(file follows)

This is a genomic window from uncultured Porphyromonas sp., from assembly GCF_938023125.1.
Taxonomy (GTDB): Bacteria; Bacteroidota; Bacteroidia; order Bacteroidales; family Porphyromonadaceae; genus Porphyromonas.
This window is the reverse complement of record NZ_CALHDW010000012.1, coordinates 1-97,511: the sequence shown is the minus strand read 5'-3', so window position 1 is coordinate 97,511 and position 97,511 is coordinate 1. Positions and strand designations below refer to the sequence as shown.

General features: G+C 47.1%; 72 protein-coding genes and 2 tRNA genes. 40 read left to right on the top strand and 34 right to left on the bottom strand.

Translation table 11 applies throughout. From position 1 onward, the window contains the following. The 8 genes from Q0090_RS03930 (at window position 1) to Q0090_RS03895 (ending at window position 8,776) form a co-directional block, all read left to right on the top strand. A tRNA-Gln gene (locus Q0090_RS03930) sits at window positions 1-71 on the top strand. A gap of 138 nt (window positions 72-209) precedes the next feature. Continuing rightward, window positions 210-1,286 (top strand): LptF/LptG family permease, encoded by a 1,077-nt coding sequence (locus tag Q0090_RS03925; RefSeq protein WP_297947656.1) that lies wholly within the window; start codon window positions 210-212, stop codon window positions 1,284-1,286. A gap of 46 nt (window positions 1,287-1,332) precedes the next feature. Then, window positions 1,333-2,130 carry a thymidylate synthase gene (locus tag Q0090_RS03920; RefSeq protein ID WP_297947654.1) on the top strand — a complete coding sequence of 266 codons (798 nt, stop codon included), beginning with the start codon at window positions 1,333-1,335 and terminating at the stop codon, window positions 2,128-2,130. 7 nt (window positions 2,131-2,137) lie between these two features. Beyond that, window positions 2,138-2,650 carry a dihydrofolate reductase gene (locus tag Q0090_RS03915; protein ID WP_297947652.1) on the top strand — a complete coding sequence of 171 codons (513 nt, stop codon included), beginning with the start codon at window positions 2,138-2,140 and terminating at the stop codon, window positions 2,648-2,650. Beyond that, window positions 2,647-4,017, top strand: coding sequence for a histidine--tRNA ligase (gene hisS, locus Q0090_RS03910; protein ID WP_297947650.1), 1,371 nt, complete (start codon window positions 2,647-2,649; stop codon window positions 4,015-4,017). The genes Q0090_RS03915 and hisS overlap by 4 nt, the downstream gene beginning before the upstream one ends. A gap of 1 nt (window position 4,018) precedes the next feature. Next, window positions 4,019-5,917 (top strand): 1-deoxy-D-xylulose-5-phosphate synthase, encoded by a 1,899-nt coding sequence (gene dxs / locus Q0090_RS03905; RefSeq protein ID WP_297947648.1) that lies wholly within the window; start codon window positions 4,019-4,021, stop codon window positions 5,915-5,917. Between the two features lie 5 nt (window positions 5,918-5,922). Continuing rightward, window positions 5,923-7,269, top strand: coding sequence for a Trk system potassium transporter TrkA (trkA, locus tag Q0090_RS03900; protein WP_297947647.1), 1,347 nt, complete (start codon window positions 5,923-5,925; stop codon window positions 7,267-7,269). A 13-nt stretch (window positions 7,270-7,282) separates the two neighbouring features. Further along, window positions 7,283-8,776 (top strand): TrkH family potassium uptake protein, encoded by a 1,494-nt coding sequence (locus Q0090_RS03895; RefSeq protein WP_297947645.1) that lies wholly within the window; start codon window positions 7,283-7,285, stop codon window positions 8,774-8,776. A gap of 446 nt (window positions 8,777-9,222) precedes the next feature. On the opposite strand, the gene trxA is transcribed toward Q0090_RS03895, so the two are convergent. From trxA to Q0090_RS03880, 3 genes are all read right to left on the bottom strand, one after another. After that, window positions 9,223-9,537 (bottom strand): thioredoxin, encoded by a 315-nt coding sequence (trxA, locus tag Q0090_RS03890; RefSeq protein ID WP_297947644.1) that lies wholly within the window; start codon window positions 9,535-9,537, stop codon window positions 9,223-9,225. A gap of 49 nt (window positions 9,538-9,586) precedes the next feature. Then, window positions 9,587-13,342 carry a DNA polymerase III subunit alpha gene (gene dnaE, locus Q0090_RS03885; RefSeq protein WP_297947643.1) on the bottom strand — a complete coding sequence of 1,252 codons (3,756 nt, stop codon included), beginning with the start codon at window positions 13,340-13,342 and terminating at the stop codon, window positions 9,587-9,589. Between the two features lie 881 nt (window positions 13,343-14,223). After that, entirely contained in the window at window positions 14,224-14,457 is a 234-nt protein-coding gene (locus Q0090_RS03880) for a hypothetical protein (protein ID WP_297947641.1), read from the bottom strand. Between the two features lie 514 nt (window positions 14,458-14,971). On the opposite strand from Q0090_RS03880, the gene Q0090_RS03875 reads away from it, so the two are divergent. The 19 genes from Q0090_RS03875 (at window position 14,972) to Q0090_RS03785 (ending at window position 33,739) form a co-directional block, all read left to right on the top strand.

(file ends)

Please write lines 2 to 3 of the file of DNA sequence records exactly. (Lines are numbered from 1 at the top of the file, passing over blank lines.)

Taxonomy (GTDB): Bacteria; Bacteroidota; Bacteroidia; order Bacteroidales; family Porphyromonadaceae; genus Porphyromonas.
This window is the reverse complement of record NZ_CALHDW010000012.1, coordinates 1-97,511: the sequence shown is the minus strand read 5'-3', so window position 1 is coordinate 97,511 and position 97,511 is coordinate 1. Positions and strand designations below refer to the sequence as shown.